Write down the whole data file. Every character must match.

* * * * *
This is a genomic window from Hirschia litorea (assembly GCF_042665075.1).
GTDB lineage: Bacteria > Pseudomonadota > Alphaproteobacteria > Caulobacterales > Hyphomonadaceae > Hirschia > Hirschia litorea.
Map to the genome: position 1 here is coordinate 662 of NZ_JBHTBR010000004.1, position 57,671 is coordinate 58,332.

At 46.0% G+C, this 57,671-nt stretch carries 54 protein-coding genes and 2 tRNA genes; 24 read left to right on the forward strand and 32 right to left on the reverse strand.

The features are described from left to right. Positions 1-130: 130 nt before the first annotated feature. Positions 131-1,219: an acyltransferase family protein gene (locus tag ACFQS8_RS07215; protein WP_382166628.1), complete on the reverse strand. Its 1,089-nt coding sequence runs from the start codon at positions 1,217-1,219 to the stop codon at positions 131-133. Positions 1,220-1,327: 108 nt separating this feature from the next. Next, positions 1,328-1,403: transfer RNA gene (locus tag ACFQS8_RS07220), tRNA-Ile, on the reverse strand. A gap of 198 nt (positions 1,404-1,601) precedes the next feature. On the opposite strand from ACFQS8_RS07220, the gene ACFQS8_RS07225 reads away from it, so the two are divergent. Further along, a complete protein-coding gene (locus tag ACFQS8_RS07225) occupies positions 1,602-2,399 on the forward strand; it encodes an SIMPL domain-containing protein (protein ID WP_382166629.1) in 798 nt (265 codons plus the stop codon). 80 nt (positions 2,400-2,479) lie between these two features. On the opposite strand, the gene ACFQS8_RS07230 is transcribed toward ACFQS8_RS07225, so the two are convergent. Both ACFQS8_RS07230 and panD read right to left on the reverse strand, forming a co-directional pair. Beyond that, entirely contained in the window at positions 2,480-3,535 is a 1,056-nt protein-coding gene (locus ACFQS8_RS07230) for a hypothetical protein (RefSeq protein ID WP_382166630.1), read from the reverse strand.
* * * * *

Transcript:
This is a genomic window from Hirschia litorea (assembly GCF_042665075.1).
GTDB lineage: Bacteria > Pseudomonadota > Alphaproteobacteria > Caulobacterales > Hyphomonadaceae > Hirschia > Hirschia litorea.
Map to the genome: position 1 here is coordinate 662 of NZ_JBHTBR010000004.1, position 57,671 is coordinate 58,332.

At 46.0% G+C, this 57,671-nt stretch carries 54 protein-coding genes and 2 tRNA genes; 24 read left to right on the forward strand and 32 right to left on the reverse strand.

The features are described from left to right. Positions 1-130: 130 nt before the first annotated feature. Positions 131-1,219: an acyltransferase family protein gene (locus tag ACFQS8_RS07215; protein WP_382166628.1), complete on the reverse strand. Its 1,089-nt coding sequence runs from the start codon at positions 1,217-1,219 to the stop codon at positions 131-133. Positions 1,220-1,327: 108 nt separating this feature from the next. Next, positions 1,328-1,403: transfer RNA gene (locus tag ACFQS8_RS07220), tRNA-Ile, on the reverse strand. A gap of 198 nt (positions 1,404-1,601) precedes the next feature. On the opposite strand from ACFQS8_RS07220, the gene ACFQS8_RS07225 reads away from it, so the two are divergent. Further along, a complete protein-coding gene (locus tag ACFQS8_RS07225) occupies positions 1,602-2,399 on the forward strand; it encodes an SIMPL domain-containing protein (protein ID WP_382166629.1) in 798 nt (265 codons plus the stop codon). 80 nt (positions 2,400-2,479) lie between these two features. On the opposite strand, the gene ACFQS8_RS07230 is transcribed toward ACFQS8_RS07225, so the two are convergent. Both ACFQS8_RS07230 and panD read right to left on the reverse strand, forming a co-directional pair. Beyond that, entirely contained in the window at positions 2,480-3,535 is a 1,056-nt protein-coding gene (locus ACFQS8_RS07230) for a hypothetical protein (RefSeq protein ID WP_382166630.1), read from the reverse strand.